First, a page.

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1833.]
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THE AVESTRUZ PETISE.

Fortunately the head, neck, legs, wings, many of the larger feathers, and a large part of the skin, had been preserved; and from these a very nearly perfect specimen has been put together, and is now exhibited in the museum of the Zoological Society. Mr. Gould, in describing this new species, has done me the honour of calling it after my name.

Among the Patagonian Indians in the Strait of Magellan, we found a half Indian, who had lived some years with the tribe, but had been born in the northern provinces. I asked him if he had ever heard of the Avestruz Petise? He answered by saying, “Why there are none others in these southern countries.” He informed me that the number of eggs in the nest of the petise is considerably less than in that of the other kind, namely, not more than fifteen on an average; but he asserted that more than one female deposited them. At Santa Cruz we saw several of these birds. They were excessively wary: I think they could see a person approaching when too far off to be distinguished themselves. In ascending the river few were seen; but in our quiet and rapid descent, many, in pairs and by fours or fives, were observed. It was remarked that this bird did not expand its wings, when first starting at full speed, after the manner of the northern kind. In conclusion I may observe, that the Struthio rhea inhabits the country of La Plata as far as a little south of the Rio Negro in lat. 41°, and that the Struthio Darwinii takes its place in Southern Patagonia; the part about the Rio Negro being neutral territory. M. A. d'Orbigny,[1] when at the Rio Negro, made great exertions to procure this bird, but never had the good fortune to succeed. Dobrizhoffer[2] long ago was aware of there being two kinds of ostriches; he says, “You must know, moreover, that Emus differ in size and habits in different tracts of land; for those that inhabit the plains of Buenos Ayres and Tucuman are larger, and have black, white, and gray feathers; those near to the Strait of Magellan are smaller and more beautiful, for their white feathers are tipped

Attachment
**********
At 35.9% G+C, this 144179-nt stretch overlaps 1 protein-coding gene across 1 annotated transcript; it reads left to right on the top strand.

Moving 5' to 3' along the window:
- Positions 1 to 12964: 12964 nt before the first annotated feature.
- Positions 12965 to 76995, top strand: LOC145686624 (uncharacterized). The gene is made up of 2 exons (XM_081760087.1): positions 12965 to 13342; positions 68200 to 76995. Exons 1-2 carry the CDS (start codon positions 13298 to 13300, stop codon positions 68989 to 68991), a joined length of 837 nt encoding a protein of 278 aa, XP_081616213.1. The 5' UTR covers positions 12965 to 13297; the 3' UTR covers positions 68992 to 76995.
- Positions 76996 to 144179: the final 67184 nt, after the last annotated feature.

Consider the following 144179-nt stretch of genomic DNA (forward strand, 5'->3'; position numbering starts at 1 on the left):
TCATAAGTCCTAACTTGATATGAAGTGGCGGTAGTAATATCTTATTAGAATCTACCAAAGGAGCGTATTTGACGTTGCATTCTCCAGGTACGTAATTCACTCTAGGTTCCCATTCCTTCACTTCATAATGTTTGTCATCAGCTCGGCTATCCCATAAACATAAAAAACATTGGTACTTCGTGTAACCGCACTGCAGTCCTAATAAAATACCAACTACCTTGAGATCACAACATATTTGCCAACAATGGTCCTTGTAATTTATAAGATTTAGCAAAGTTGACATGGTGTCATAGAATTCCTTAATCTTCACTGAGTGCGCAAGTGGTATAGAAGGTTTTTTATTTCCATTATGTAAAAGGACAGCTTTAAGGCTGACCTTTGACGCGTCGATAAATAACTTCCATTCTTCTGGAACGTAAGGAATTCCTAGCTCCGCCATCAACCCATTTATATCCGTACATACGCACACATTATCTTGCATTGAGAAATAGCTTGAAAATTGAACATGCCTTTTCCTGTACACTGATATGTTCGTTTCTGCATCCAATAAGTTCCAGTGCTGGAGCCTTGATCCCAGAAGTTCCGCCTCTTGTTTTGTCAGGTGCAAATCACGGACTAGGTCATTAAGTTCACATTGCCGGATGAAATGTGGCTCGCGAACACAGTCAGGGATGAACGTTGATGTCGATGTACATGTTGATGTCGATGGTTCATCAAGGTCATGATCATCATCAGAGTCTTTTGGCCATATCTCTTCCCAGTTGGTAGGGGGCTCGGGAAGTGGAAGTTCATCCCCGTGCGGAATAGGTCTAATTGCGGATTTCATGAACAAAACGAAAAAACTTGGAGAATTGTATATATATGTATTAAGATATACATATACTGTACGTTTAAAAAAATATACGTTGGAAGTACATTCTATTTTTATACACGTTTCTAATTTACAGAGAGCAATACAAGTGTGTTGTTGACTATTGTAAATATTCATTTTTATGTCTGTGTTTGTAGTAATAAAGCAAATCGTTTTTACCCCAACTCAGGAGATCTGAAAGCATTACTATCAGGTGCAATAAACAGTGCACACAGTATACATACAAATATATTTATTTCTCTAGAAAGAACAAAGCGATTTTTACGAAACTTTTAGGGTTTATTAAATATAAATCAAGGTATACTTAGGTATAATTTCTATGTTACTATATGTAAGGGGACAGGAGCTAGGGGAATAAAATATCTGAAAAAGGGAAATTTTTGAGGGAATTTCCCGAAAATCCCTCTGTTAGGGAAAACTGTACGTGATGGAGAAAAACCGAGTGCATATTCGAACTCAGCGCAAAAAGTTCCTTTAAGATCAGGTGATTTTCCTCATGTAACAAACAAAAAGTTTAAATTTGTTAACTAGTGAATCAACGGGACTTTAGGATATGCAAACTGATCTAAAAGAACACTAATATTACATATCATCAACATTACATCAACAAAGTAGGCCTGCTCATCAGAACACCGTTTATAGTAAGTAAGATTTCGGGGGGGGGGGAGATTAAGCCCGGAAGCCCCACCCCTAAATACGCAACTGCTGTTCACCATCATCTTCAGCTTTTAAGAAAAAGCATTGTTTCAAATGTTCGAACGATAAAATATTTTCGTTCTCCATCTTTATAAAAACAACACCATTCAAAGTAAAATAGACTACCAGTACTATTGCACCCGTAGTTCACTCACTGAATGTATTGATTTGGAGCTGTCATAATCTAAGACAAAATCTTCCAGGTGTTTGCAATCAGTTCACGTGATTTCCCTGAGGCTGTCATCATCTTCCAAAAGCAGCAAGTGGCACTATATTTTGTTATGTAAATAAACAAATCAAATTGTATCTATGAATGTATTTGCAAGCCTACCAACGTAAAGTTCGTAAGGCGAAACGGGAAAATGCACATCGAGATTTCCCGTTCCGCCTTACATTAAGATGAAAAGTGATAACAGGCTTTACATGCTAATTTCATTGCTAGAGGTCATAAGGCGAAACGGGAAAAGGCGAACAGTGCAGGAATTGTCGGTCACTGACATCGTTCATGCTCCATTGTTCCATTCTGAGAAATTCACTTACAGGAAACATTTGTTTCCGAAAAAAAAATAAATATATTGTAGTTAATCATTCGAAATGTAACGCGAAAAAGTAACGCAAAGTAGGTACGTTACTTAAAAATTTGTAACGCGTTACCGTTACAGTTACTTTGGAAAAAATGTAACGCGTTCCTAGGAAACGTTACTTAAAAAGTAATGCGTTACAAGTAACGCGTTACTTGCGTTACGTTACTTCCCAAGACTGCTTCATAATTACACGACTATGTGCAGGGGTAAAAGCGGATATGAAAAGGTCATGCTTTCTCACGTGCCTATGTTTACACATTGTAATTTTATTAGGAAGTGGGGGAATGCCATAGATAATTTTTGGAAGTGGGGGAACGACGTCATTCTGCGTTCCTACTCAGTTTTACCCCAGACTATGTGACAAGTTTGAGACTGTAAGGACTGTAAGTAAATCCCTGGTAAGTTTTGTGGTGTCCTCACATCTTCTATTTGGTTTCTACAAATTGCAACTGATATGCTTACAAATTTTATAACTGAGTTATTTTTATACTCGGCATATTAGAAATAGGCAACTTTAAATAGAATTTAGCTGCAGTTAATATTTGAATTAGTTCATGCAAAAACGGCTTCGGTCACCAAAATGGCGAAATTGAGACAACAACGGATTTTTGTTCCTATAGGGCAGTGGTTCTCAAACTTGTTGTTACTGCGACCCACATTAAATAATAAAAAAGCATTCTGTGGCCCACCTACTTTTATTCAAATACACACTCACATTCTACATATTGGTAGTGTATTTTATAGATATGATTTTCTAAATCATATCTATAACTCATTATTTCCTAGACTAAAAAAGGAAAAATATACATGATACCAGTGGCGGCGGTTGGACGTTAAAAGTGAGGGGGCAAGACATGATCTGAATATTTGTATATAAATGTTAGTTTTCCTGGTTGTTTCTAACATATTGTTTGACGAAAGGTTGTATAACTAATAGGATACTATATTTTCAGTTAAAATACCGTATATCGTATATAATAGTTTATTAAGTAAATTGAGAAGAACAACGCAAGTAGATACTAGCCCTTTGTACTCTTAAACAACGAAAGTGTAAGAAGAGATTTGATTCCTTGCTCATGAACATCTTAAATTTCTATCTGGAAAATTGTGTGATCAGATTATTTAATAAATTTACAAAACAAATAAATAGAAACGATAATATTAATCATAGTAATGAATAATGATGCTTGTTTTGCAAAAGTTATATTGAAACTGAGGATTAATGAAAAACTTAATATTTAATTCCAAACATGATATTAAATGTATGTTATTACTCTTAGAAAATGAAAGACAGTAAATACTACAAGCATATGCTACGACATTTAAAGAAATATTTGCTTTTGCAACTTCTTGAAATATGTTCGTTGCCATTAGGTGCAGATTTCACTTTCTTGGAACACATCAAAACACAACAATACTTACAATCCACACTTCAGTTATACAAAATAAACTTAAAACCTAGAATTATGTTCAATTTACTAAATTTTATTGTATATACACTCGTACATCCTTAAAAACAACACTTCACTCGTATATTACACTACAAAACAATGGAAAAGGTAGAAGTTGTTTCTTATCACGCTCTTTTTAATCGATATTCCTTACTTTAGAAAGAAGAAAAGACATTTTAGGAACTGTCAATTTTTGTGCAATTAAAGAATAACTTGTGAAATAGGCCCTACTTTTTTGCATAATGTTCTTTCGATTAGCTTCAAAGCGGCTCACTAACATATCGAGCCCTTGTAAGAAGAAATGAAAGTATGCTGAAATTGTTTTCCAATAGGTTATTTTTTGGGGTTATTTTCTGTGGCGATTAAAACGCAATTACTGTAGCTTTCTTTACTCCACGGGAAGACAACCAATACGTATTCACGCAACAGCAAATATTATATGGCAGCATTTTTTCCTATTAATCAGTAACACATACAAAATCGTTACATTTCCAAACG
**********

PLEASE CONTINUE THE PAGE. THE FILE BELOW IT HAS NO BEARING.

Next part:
1. When at the Rio Negro, we heard much of the indefatigable labours of this naturalist. M. Alcide d'Orbigny, during the years 1825 to 1833, traversed several large portions of South America, and has made a collection, and is now publishing the results on a scale of magnificence, which at once places himself in the list of American travellers second only to Humboldt.
  2. Account of the Abipones, A.D. 1749, vol. i. (English translation), p. 314.